As governments look to accelerate a green recovery from Covid-19, good practices, challenges and lessons learned from various country contexts can provide inspiration to build resilience to crises and drive forward the 2030 Agenda for Sustainable Development.
We are therefore delighted that our work in Malawi is recognised by the United Nations Environment Programme (UNEP) today in Integrated approaches in action: A companion to the Good Practice Principles for Sustainable Infrastructure.
Launched as part of the 5th UN Environment Assembly in Kenya the companion showcases global case studies illustrating the most salient aspects of the UNEP’s good practice principles which document integrated approaches in action. The companion emphasises the challenges facing infrastructure development and transparency in Malawi but highlights progress made over the past 10 years through CoST membership. It showcases CoST Malawi’s online portal, multi-stakeholder approach and other innovations which have enhanced data accessibility and scrutiny.
The key highlights
The Malawi study was selected to inform “UNEP Guiding Principle 10: Evidence-based decision-making focussed on regular monitoring of infrastructure performance and impacts, collecting and centralising disaggregated data, and making data available to a wide array of stakeholders”. The highlights in the case study relating to these areas are outlined below.
1. Improving data collection and availability
CoST Malawi’s Information Platform for Public Infrastructure provides a unique centralised online storage system for infrastructure data. To ensure data is uploaded to the system, CoST Malawi has worked closely with public officials to populate it. To ensure citizens and others then use the platform, its approach has included engagement with influential radio stations and using the popular ‘radio jingles’ to promote the platform and key findings.
2. Increased accountability
CoST Malawi’s Multi-Stakeholder Group has played a key role in improving infrastructure projects and spurring action on broader reforms. For example, the group was instrumental in the Parliament of Malawi passing a revised Public Procurement and Disposal of Public Assets Act that provides a legal obligation for procuring entities to disclose infrastructure data.
3. Sharing key issues through innovative events
Before and during Covid-19, CoST Malawi developed innovative ways to strengthen public participation. Taking a lead from CoST Uganda’s successful baraza approach, which ensures citizens bring key concerns to local decision-makers, it has facilitated similar events in the country’s Nsanje, Mzimba and Karonga districts.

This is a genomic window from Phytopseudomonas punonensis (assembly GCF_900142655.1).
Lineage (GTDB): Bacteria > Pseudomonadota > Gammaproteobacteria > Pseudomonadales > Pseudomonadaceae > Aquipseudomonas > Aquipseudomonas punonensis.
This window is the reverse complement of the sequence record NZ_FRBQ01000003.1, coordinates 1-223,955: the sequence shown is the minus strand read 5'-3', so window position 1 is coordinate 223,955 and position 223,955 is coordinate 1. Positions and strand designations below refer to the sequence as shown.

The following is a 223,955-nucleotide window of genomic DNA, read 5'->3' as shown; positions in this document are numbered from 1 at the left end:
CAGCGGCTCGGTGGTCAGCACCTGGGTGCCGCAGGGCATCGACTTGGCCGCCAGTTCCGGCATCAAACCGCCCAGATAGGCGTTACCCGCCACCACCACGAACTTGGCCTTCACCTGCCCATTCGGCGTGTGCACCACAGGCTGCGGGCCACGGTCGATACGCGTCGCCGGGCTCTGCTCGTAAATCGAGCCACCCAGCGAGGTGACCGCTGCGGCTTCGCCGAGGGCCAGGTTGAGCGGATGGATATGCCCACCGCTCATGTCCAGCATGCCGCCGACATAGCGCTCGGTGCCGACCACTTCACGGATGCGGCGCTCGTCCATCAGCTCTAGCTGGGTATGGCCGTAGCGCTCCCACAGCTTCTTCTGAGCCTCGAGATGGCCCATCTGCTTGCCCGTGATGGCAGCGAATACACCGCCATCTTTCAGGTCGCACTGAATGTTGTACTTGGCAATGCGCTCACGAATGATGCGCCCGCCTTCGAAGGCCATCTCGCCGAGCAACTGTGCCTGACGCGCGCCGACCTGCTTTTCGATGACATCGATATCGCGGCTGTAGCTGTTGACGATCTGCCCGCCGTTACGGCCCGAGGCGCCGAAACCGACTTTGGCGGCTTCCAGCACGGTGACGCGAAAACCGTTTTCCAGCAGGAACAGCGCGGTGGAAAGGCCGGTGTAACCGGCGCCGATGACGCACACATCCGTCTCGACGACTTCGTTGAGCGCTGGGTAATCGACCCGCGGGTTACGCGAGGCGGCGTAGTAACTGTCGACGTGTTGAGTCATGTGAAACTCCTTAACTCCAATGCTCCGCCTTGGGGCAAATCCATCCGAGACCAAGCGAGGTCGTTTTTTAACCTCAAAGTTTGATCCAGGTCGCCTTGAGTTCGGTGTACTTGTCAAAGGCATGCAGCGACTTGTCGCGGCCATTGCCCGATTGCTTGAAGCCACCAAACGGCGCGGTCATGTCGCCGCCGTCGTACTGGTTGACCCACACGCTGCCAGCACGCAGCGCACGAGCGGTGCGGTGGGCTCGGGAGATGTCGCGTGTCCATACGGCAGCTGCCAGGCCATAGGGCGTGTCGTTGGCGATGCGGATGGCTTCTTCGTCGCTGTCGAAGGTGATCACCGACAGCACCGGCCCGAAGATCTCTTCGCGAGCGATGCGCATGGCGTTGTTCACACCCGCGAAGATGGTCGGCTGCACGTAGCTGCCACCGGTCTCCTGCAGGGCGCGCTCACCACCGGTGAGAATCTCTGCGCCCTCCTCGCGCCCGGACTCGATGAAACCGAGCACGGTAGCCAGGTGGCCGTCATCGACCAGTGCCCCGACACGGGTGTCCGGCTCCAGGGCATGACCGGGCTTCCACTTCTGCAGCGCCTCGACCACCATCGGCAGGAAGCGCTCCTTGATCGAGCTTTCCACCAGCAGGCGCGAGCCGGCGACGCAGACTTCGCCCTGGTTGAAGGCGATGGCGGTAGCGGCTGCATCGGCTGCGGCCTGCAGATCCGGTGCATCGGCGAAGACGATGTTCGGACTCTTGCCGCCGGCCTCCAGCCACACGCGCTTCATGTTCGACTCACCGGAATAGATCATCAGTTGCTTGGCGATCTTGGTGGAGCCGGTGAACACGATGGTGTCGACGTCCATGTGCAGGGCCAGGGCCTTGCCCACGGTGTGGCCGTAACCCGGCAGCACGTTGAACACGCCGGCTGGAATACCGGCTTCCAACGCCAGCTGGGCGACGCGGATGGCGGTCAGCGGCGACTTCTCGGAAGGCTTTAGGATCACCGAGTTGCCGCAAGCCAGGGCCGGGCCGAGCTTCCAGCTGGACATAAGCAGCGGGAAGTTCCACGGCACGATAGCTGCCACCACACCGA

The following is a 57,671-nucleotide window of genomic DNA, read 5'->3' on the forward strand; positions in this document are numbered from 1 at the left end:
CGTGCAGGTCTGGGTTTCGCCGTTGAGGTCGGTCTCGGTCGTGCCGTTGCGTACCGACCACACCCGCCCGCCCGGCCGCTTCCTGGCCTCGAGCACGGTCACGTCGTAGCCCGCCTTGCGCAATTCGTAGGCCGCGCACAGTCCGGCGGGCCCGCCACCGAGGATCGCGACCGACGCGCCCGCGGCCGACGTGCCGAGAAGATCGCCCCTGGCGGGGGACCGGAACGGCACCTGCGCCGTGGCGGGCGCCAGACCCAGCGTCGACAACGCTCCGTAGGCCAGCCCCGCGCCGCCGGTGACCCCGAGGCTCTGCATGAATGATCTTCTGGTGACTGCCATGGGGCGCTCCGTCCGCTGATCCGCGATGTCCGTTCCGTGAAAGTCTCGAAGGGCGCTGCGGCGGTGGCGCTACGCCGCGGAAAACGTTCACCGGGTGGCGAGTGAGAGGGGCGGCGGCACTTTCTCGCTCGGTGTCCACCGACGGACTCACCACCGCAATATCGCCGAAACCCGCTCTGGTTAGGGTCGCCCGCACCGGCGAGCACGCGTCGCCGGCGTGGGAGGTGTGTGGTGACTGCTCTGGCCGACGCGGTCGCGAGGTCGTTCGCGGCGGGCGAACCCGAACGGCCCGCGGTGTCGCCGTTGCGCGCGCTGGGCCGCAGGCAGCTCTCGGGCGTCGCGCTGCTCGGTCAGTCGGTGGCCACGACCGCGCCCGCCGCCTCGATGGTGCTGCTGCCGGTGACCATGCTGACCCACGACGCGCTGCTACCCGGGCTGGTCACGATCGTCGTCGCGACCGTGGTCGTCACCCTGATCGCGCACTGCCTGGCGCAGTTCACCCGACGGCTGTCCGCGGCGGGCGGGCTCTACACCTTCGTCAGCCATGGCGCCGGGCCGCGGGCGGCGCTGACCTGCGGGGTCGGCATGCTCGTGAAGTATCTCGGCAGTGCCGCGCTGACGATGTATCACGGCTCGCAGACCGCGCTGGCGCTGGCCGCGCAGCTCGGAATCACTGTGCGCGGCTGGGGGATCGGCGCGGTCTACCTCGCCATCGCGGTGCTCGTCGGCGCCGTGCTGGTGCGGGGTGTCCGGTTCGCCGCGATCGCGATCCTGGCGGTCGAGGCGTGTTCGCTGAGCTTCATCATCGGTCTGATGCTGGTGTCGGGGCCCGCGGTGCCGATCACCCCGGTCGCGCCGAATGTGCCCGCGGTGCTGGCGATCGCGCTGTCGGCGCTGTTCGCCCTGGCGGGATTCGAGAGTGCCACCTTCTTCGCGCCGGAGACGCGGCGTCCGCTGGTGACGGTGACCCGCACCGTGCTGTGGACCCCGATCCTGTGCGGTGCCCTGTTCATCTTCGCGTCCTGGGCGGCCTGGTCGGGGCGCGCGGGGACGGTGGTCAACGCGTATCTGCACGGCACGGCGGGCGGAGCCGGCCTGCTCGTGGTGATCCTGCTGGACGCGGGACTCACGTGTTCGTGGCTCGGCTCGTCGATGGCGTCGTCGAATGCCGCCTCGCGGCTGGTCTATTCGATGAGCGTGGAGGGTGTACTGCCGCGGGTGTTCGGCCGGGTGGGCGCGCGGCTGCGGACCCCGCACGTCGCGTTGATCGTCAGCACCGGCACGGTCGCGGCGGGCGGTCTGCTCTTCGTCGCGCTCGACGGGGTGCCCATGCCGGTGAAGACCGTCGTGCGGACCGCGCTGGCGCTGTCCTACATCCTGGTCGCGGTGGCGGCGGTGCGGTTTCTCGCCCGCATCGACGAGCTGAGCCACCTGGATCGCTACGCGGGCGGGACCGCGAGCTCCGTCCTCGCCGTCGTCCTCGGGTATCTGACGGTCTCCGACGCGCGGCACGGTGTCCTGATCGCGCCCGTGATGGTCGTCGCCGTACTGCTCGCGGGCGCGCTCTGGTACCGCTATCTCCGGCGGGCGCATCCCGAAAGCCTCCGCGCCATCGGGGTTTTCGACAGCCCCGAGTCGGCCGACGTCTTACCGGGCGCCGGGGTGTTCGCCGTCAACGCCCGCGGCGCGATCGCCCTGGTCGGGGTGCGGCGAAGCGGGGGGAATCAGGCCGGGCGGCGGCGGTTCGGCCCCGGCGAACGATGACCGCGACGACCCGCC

In Nsanje, a community event focussed on the planned construction of dykes. Here, authorities outlined the potential impacts on the community, including reforestation and possible relocation of communities to higher areas, and in response the community expressed their concern over the lack of information shared about the plans, stressing how they had been excluded from planning stages. The authorities pledged to make improvements to address these issues and enhance greater public participation.
with over 80% of Malawi’s population living in rural areas effective means of disseminating insights from data is increasingly important.
Areas to address: Our next step to heighten environmental data transparency
Malawi has taken important steps to make data publicly available but as the case study outlines there remains a need to improve the collection, analysis and sharing of infrastructure data related to specific environmental and social sustainability issues.
To address this we facilitate learning across CoST members, encouraging members to look at adapting and using the successful innovation of CoST Honduras – InfraS – Sustainable Infrastructure. We are also building on our promotion of environmental data disclosure which is included as a data point within the CoST Infrastructure Data Standard, working with our partner the Open Contracting Partnership (OCP) to incorporate a comprehensive environmental data approach in our Open Contracting for Infrastructure Data Standard (OC4IDS).
The OC4IDS brings together the existing standards of CoST and OCP to ensure robust data disclosure across the entirety of the project cycle and to make data available in real time. With huge sums being spent in COVID-19 economic recovery packages, widely available and comprehensive data will be essential to strengthen accountability, provide better value for money, and drive forward the 2030 SDGs Agenda.
Click to read the companion and the good practice principles.